Sorokdo is an island of stunning natural beauty
located in the southwest of Korea. However, the island is better known in Korea
for its agonizing past as a leper colony. In the first of a two-part special,… our
Moon Connyoung went to the island to see it for herself.
Let’s take a look. A six hour drive from Seoul… off the southwestern
coast of the Korean Peninsula is an island.
At first glance, the island deceptively beautiful… it looks like a wonderful vacation getaway.
Deceptive as this is Sorok-do Island, home to one of the largest leper colonies in the
world. “Sorokdo National Hospital is a national research
institute that specializes in Hansen’s disease. There are currently about 540 former leprosy
patients here… some bedridden at the main hospital, others living in one of seven small
villages.” Today, the island is one of few places in
Korea where former lepers receive free housing and medical services.
But, its history… stained with blood and tears.
The island’s association with leprosy dates back to the Japanese occupation of the Korean
Peninsula… when the authorities set up a leprosarium on Sorokdo in 1916.
Standing proofs of the era… are the remains of detention rooms and operating theaters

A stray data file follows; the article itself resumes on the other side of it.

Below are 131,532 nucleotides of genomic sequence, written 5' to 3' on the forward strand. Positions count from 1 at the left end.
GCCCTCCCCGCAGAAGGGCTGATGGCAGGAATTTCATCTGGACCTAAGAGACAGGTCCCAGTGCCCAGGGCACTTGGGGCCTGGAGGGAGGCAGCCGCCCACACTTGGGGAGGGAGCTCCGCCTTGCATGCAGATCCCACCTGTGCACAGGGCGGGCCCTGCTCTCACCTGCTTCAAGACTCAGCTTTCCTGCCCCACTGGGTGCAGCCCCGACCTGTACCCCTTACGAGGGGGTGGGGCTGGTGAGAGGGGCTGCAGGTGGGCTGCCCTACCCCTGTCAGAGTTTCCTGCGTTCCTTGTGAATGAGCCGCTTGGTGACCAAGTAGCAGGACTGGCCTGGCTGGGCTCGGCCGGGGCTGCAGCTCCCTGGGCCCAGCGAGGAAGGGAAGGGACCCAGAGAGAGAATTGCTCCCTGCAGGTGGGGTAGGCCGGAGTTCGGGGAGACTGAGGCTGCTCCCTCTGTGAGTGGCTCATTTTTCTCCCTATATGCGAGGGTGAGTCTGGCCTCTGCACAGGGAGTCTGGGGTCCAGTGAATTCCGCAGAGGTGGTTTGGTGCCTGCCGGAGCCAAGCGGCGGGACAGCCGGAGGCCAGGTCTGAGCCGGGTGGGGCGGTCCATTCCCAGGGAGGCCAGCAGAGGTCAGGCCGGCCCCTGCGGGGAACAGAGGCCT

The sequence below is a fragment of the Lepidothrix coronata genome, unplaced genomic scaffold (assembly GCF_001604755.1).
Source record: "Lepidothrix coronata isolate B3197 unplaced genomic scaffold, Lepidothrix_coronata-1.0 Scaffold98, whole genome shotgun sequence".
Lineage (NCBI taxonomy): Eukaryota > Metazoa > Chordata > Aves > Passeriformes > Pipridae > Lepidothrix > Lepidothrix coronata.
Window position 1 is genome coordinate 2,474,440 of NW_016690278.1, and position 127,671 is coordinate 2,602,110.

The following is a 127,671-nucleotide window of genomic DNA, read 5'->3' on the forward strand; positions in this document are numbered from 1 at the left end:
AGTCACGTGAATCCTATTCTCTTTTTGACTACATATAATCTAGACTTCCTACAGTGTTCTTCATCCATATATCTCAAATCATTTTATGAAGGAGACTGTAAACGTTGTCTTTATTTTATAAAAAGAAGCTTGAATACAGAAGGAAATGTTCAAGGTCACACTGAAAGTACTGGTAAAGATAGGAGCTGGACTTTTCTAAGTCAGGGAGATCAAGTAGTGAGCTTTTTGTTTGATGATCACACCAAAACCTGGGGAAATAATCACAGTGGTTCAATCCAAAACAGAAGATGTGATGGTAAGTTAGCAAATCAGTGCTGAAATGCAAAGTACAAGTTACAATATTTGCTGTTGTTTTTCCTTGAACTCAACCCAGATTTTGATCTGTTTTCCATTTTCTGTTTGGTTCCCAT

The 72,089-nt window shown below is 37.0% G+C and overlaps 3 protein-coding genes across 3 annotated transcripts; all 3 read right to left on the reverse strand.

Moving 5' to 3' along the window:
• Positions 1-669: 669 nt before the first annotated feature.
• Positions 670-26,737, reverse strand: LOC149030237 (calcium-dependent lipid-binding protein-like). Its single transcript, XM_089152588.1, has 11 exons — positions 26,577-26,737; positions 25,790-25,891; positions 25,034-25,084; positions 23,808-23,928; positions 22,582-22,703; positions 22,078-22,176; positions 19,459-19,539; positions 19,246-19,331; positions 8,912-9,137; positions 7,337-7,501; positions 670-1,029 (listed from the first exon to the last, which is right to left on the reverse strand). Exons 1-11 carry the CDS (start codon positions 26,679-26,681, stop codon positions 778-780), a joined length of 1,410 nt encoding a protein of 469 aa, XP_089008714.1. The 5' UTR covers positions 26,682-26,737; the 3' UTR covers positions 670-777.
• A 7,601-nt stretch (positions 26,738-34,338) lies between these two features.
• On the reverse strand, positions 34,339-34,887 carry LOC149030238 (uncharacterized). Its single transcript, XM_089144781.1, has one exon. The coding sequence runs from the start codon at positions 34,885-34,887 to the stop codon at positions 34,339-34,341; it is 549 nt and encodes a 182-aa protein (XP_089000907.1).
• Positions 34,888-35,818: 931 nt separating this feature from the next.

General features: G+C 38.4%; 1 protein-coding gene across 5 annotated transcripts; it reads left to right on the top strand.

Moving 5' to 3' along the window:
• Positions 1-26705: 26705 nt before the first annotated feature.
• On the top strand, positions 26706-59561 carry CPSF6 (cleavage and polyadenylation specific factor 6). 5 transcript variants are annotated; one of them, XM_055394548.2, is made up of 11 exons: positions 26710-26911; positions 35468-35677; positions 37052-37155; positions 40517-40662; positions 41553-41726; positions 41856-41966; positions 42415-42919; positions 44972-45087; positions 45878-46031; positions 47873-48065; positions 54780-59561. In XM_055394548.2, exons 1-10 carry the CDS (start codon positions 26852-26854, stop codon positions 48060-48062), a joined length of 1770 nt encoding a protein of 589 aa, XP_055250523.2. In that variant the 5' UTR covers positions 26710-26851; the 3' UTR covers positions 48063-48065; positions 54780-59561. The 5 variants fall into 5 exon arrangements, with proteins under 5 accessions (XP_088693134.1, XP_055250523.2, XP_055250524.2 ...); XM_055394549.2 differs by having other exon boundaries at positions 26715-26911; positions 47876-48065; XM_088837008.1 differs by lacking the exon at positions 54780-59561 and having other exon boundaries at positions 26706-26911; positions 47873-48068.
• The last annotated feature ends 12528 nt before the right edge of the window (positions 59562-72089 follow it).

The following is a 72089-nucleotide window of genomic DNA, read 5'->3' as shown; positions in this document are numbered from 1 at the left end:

where vasectomies and experimental autopsies took place. But even after the end of Japanese colonial
rule, the segregation policy remained in place under Korean authorities. “Up until the 1960s, a wired fence stood here
dividing the island in two parts. Lodging for hospital staff and leprosy patients. This
is also where the families could come visit once a month to visit lepers just through
the wired fence. They could not touch each other and had to keep a distance. Hence, the
name… Sutanjang… or Place of Sadness.” Woo Jong-sun was forcefully taken from his
hometown and brought to Sorokdo when he was in his 30s. “I was shipped to the island in 1969. A year
later, I lost my eyesight. I was so young and I had suddenly turned blind. I didn’t
want to live any more. I tried to jump off a cliff and kill myself a couple of times.
Back then, life on Sorokdo was very difficult for us inmates. There were horrendous regulations
and we did not have freedom.” Human rights abuses continued after the segregation
policy was absolished in 1963. And, even after that… a social stigma ran
deep in and outside of the island. With the establishment of a bridge in 2009,
the once most isolated island in the nation is now just a few minutes drive from mainland.
It’s a proof in concrete steel of fading but not completely faded ancient prejudices. Moon Conn-young, Arirang News, Sorokdo.